Vigiling the Solemnity of All Saints
I saw pumpkins in the supermarket last week, not the usual varieties, but the colour of deep orange, the kind used in North America to celebrate Halloween. Australia has jumped onto the Halloween celebration in the name of commerce on October 31.
Halloween refers to the night before All Hallows or All Hallows Eve. When we pray the ‘Our Father’ we pray “hallowed be your name”, to bless or honour the Father’s name. ‘All Hallows’ refers to all the honoured and blessed ones – our Saints. We know the feast of All Hallows as the feast of ‘All Saints’ celebrated on November 1. As a Solemnity, the highest-ranking feast day on the Church’s calendar, All Saints’ Day begins the evening prior with the Vigils of Evening Prayer. All Saints’ Day honours all those canonized saints (of which John Henry Newman is one of our most recent) and those unknown who dwell in the fullness of God. All Souls’ Day on November 2 follows where we commemorate our recently departed.
All Saints’ Day was established on May 13 609 C.E. by Pope Boniface IV. Pope Gregory III later moved it to November 1 in the mid-eighth century. November 1 had long been on the pagan Roman calendar to celebrate the completion of the harvests where pantries were (hopefully) full for the approaching winter. The pagan Irish harvest festival of Samhain also occurred at this time where people celebrated the harvest and the dead; they dressed up to frighten ghosts by the light of bonfires. In Australia we need to remember that by November in the Northern hemisphere the days are marked by darkness and cold temperatures where bonfires are welcome.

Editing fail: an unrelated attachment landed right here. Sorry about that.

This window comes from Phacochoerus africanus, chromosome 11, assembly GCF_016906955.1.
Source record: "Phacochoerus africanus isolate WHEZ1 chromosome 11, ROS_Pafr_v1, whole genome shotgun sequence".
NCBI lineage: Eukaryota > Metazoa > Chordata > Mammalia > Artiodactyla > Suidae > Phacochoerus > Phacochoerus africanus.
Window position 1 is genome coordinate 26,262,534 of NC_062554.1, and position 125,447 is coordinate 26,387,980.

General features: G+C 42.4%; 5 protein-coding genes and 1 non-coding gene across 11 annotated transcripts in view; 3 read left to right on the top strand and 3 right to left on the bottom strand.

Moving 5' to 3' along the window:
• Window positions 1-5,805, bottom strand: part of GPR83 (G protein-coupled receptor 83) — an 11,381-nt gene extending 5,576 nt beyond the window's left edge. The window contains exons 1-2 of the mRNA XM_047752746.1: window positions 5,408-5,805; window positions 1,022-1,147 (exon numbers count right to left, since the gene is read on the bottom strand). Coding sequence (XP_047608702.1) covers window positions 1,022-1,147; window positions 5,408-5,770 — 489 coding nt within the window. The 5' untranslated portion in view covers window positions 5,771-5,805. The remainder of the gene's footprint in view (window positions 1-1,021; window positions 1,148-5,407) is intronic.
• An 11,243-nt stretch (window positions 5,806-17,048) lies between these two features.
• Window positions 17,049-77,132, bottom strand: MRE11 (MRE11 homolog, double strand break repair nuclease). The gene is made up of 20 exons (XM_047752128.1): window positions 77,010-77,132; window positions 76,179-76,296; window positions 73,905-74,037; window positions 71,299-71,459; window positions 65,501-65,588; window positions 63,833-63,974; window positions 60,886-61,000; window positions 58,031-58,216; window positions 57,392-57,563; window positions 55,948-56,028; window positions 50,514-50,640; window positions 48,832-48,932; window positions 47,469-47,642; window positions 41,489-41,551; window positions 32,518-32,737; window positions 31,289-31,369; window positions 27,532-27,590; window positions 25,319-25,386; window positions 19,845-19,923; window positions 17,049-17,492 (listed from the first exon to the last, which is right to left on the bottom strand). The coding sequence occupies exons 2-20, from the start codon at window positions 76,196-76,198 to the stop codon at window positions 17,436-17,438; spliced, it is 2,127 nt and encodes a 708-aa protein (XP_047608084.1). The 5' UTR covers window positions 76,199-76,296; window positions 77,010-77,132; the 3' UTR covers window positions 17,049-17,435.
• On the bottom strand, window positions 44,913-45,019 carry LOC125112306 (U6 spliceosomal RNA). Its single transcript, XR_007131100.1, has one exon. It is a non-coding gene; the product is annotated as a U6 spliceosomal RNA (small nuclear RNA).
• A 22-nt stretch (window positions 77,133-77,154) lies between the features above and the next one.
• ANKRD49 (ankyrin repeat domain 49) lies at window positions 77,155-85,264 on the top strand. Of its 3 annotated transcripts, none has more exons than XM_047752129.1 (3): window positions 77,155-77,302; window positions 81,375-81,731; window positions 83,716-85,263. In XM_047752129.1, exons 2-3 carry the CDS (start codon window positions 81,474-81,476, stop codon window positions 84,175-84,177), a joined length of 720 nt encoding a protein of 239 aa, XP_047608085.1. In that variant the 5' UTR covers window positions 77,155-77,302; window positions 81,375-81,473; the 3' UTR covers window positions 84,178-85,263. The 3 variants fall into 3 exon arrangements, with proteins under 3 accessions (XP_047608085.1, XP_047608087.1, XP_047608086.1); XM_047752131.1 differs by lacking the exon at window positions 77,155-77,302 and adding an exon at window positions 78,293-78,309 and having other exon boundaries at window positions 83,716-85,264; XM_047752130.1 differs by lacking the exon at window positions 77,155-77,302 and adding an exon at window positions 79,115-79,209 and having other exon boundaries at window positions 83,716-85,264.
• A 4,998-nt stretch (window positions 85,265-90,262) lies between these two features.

In the Bible, harvests are a key image for Judgement Day. The First Reading for the Mass of All Saints is from the Book of Revelation (7:2-4, 9-14) and it tells of God sending his angels to harvest the earth; gathering and storing all that is fruitful. This alludes to the gathering up of the faithful on the day of resurrection to heaven—a place of abundance and joy.
Where the secular or pagan feasts focus on earthly harvests and the dead, the Christian calendar transfigures them by shining a light on the afterlife and the heavenly banquet. For us here in Australia, where November sees us enjoying long hours of warm daylight, perhaps we need to make more of an effort to focus on the Saints who accompany us on our earthly pilgrimage.